What is the best IABC meeting/conference you have attended? Why? I enjoyed Deb Hileman’s recent presentations – “Prepare and Prevent, or Repair and Repent” and her follow-up crisis media training. Deb’s presentations included examples of many current crisis scenarios, so it was interesting to hear about dealing with crisis in the digital age.

How has IABC played a part in your professional development? Through my involvement with IABC, I have networked with many communicators throughout the region whom I may not have met otherwise. These are people with whom I can exchange ideas or ask questions. Their insight and expertise are incredibly valuable.

What is your favorite thing to do outside of work? I love to travel and experience new places through food. I also love spending time with my guys – my husband Todd and our pup Tux – and cheering on my Oklahoma State University Cowboys at football games!

What’s your favorite vacation spot? I love the mountains in any season. I try to spend every Fourth of July holiday in a national park.

Who is your favorite musical artist? I love authentic voices, regardless of genre, but I’m a country music fan through and through. On any given day, I may listen to Sam Cooke, Eric Church, Journey and Annie Lennox.

Which website do you visit daily? Facebook, The New York Times and my online banking website

What is your favorite restaurant? Fuji’s for sushi. Sisserou’s for curry. Hideaway for pizza. The Tavern for everything. You see where this is going…

Complete the following: The future of the field of communications is…digital. Technology continues to change the landscape for communicators. It will be both exciting and challenging as we continue to utilize new platforms to reach our audiences.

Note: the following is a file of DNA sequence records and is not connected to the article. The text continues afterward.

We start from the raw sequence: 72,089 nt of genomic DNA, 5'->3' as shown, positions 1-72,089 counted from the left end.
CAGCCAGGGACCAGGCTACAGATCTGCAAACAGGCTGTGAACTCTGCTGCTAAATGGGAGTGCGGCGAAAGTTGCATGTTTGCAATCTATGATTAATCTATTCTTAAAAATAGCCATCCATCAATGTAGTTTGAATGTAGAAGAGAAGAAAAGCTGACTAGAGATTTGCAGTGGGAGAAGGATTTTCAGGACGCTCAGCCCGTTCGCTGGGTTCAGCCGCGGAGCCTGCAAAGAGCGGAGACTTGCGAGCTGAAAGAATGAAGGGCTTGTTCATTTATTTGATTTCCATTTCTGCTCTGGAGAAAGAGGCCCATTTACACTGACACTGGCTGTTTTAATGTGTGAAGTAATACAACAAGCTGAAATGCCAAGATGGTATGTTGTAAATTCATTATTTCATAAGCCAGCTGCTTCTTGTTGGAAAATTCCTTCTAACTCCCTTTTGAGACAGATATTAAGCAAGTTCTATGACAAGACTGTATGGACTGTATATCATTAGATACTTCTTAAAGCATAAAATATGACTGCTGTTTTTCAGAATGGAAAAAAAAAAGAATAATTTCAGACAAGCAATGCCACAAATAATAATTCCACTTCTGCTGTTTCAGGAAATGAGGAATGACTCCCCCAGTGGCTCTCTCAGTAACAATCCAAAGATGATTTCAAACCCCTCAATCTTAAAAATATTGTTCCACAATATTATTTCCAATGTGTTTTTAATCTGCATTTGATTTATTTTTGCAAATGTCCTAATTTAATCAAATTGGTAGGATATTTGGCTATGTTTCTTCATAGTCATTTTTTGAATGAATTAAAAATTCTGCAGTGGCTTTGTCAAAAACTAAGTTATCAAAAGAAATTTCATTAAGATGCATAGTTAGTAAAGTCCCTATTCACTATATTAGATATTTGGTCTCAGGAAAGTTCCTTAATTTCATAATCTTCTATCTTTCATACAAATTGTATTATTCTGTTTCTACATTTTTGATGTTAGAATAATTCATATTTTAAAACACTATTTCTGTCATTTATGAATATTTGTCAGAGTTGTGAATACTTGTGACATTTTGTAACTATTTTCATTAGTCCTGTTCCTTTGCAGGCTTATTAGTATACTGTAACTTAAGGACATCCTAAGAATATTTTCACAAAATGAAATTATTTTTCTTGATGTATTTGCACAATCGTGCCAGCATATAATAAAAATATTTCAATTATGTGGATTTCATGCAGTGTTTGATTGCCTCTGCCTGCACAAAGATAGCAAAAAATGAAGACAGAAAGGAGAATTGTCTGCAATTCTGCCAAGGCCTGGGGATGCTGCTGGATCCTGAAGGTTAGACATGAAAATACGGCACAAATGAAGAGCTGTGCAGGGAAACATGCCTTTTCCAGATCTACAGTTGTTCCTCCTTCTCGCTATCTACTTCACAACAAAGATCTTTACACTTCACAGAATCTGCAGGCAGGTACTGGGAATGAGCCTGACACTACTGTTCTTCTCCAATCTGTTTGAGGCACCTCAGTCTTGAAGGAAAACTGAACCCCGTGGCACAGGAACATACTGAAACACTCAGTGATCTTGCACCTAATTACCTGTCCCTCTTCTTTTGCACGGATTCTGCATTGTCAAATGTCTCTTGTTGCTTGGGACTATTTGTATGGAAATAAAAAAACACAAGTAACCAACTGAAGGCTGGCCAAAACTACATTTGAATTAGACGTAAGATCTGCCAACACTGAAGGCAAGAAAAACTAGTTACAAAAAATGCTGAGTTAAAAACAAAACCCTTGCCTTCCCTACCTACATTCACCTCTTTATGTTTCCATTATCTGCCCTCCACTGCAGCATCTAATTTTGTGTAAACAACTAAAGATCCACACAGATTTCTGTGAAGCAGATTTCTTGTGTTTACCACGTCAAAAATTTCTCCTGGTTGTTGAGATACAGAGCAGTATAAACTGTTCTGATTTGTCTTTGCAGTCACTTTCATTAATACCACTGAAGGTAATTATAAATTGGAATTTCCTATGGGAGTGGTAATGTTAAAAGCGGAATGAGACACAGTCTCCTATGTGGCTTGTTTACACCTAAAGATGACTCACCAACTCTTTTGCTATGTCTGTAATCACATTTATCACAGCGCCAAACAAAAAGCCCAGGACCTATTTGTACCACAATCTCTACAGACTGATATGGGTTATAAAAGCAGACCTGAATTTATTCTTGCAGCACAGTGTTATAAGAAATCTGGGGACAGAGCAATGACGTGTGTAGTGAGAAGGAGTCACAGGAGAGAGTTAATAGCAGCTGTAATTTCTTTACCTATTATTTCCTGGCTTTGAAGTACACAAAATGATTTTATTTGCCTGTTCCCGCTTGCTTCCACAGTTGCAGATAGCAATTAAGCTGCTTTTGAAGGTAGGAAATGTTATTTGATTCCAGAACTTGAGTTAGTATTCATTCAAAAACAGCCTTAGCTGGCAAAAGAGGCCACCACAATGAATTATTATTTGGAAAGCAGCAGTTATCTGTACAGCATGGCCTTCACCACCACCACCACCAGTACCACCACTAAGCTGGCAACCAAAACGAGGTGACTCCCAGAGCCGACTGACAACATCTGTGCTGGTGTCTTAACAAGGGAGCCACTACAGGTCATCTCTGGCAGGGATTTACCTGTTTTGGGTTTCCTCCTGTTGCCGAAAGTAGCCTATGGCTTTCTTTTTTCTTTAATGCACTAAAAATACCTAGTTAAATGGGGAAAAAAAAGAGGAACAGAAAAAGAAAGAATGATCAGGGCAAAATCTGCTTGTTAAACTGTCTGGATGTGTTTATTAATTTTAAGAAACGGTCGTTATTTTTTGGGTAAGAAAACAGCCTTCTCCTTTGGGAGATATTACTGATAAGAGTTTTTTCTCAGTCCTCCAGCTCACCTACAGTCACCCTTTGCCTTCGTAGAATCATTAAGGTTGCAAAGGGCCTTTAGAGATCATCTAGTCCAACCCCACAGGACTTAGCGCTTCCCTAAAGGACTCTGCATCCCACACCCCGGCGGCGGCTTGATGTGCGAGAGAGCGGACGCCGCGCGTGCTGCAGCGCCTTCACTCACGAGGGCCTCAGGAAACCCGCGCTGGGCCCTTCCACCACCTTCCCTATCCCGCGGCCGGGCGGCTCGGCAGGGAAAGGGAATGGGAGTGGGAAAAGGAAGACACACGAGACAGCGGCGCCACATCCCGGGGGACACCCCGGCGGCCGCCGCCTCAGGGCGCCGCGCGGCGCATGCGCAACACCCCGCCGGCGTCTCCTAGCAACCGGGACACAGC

What advice would you give to new communications professionals? Learn from those around you. There will always be people in your life that excel in areas where you don’t. Lean in to those people and learn from them. Ask questions and listen to the answers.

President’s Column – June 2017

by Megan Patterson, IABC/Tulsa President

MeganLewisThe dog days of summer are approaching. Just ask our Goldendoodle, Cooper. A tennis ball isn’t even enough some days to spur his excitement or keep him from pouting about the heat.

For you astronomers out there silently correcting my use of “dog days,” I do know this isn’t the actual meaning of the phrase (or at least I do now, after a quick Google search)… but it still just seems appropriate for this time of year. School is out, temperatures are up and everyone has a vacation planned but you. Sound familiar?

Well, rest assured, IABC/Tulsa has some fun in store for you this summer with our Second Annual Adult Spelling Bee(r) event next month and some additional networking opportunities in the works. IABC/Tulsa is also gearing up for a new board term and is hard at work prepping and planning for a full slate of amazing programming to close out 2017.

As the current IABC/Tulsa board transitions out and new board members move in, we’ll be taking a closer look at programming, member benefits, communications, networking activities and more to be sure we’re providing you with the best membership experience. Please don’t hesitate to reach out to me or another board member with feedback or suggestions. Do you have professional development goals on your objectives list at work? Let us help you cross a few of those off. Would you like to see us offer a few more social events throughout the year to facilitate networking? Just let us know! We want to hear from you.

And remember, if you’re interested in getting more involved with the IABC/Tulsa board or committees, let us know.

IABC/Tulsa’s Second Annual Adult Spelling Bee(r)

We all love a good copy editing session, but how are your spelling skills without a red pen in hand?

How about with a drink in hand? Find out at IABC/Tulsa’s second annual Adult Spelling Bee(r).

Join us at Fassler Hall in downtown Tulsa for a night of fun and test your spelling skills for a chance to win cash prizes. No cost to enter.

Buy a brat and a b-e-e-r while you watch or compete in the spelling bee.

Don’t miss this chance to mingle with your fellow IABC members. Bring your non-IABC friends, too!

When: 6:00 to 9 p.m., Thursday, July 20 (Spelling will start at 6:30 p.m.)
Where: Fassler Hall, 304 S. Elgin Ave., Tulsa, OK 74120

RSVP at our Facebook event page to let us know you’re coming!

Crisis Communication Management Certification Course & Media Training Discounts